We were not scheduled to come out of the water for another four days but due to the weather forecast the yard decided sooner was better. Indeed, 36 hours later the gale force winds began.
The technical manager, Nikos, drove us to our hotel and recommended a friend’s restaurant. While eating, in walks several guys and one of them is the policeman who drove Roland back and forth from their station to the boat. (story in previous blog). He gave a big smile and a thumbs up when he recognized Roland. As they sat next to our table there were laughs as he explained what happened to his buddies. He then bought Roland a beer.
Because of the high winds we took a break from working on the boat to drive around the Island. We drove to the top to see the castle and the traditional windmills of Leros. The Castle was build in the 11th century by the Byzantine empiror Alexios Komninos and it was given to the Bishop Christodulos. It was later occupied by the St.John’s Knight’s and later on by the Ottomans. When outside we had to hang on to handrails due to the strong gusting winds. Also visiting at the same time was the recent graduates of the Greek Coast Guard, all dressed in their white uniforms.
As we were driving down we stopped in the lee of the wind to get a photo and notice the sailboat we saw earlier anchored in a very dangerous and uncomfortable place with the storm, being towed by a fishing boat. They were in that anchorage because their engine quit due to fuel problems.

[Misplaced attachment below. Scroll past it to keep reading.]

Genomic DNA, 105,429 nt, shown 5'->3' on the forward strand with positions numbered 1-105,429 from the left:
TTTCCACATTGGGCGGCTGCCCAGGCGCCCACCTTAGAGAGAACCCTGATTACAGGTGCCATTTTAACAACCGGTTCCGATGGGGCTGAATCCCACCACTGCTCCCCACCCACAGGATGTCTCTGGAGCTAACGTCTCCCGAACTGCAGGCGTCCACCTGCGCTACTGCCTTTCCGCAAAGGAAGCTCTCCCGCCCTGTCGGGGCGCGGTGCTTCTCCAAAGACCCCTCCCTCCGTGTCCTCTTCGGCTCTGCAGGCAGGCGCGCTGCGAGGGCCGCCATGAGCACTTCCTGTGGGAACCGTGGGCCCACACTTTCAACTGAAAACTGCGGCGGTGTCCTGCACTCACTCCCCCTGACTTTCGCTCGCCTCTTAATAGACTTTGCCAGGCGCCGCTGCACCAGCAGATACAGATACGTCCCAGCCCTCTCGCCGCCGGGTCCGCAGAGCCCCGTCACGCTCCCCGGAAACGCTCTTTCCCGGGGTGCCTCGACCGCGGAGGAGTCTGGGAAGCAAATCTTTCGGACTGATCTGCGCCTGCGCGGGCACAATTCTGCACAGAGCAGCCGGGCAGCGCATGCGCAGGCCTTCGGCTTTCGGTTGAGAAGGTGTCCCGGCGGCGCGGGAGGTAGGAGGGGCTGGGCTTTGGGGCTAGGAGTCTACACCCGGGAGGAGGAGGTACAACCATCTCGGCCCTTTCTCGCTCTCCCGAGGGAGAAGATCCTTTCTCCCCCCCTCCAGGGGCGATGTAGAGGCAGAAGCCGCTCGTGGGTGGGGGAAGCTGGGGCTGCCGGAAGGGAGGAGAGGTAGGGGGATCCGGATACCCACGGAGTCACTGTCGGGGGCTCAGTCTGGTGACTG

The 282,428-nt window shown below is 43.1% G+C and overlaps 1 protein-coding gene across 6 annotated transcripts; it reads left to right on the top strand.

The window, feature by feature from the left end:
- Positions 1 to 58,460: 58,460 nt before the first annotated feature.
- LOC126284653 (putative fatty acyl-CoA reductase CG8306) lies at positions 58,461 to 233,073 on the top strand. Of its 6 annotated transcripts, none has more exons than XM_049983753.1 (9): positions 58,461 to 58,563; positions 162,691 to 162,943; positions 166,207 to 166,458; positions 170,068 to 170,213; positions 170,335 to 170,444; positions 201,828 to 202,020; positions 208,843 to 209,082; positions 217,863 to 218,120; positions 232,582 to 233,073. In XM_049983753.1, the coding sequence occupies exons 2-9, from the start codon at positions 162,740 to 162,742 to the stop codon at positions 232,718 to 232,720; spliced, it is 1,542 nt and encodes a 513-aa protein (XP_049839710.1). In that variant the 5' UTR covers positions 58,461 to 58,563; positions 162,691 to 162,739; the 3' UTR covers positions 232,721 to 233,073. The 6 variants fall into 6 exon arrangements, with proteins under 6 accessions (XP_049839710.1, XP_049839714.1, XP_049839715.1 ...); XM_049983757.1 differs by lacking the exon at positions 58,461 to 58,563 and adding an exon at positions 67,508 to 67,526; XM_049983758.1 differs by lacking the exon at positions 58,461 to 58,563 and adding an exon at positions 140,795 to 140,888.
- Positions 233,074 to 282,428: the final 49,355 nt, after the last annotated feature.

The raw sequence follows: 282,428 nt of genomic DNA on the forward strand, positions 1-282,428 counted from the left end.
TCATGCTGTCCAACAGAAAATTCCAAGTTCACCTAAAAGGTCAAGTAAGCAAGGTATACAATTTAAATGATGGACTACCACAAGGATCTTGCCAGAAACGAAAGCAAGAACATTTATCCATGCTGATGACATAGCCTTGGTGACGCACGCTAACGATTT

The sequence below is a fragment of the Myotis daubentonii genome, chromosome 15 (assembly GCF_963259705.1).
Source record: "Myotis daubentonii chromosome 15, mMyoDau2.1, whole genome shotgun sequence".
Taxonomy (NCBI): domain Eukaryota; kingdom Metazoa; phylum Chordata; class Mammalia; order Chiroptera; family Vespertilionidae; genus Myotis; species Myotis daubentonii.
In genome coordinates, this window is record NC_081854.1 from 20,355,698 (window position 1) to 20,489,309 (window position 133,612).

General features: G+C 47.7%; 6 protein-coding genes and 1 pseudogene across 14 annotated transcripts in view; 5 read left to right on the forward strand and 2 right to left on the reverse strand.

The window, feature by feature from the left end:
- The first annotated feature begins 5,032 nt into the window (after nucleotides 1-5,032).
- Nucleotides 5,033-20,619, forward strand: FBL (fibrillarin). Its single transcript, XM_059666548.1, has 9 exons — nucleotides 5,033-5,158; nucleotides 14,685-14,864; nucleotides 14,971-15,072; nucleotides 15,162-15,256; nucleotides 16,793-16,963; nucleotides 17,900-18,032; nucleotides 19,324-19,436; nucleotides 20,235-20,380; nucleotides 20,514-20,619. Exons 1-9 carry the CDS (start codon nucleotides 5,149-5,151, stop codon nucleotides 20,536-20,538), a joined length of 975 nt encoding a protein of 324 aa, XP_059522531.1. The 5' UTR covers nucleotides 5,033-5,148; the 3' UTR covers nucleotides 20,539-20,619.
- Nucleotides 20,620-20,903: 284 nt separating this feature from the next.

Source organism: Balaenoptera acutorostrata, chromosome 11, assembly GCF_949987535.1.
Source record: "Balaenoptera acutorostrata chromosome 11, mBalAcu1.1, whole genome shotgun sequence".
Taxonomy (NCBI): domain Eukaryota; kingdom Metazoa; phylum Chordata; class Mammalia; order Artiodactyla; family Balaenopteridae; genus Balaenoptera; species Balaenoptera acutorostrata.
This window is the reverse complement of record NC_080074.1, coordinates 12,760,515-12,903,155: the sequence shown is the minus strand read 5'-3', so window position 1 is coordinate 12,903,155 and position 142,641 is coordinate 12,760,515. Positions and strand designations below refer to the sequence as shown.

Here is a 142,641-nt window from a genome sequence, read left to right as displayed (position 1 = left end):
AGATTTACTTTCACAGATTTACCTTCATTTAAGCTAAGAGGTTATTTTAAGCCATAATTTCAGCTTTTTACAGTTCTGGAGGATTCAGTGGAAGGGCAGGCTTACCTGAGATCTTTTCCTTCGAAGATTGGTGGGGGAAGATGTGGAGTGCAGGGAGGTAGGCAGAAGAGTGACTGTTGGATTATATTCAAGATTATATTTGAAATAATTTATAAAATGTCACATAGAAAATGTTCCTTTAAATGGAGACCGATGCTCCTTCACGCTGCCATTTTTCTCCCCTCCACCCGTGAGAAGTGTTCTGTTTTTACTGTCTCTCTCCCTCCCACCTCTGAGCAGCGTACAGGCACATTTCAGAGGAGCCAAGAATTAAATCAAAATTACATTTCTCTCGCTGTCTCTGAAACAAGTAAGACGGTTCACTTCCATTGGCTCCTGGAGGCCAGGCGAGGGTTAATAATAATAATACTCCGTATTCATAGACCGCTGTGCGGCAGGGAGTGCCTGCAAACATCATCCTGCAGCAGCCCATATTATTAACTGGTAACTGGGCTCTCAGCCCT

To the other side of the island we visited the War Museum which is on display in the tunnels built by the Italians during WWII. Leros had been under the fascist regime of Italy for 31 years, during which time they established a strategic naval base. During the war Leros was bombed by the British Royal Air Force and later in the fall months of l943 it was heavily bombed and invaded by the Germans, who defeated the British and Italians and conquered the island. The Nazi flag flew from the Castle of Leros.
The church of Agios Isidoros stands on a very small island and is connected to the land by a narrow walkway. This little chapel is built on the site of a ancient temple.
Leros hosts several nice beaches around the island. It was nice to see that large touristic developments have not occurred so it feels very authentic, calm and relaxed.
Sailboat Nr. 13 stored at the yard is owned by Anders and Birgitta from Sweden. They have been sailing “Cache-Cache for several years in the Greek Islands and know Leros very well. We had two lovely evenings with them and over dinners they gave us more insight about the island and all the people they have met over the years.
After 3 days of winds, they finally stopped so we could then get the cover installed on Bella Luna before they started again the next day. She is now ready for her winter rest.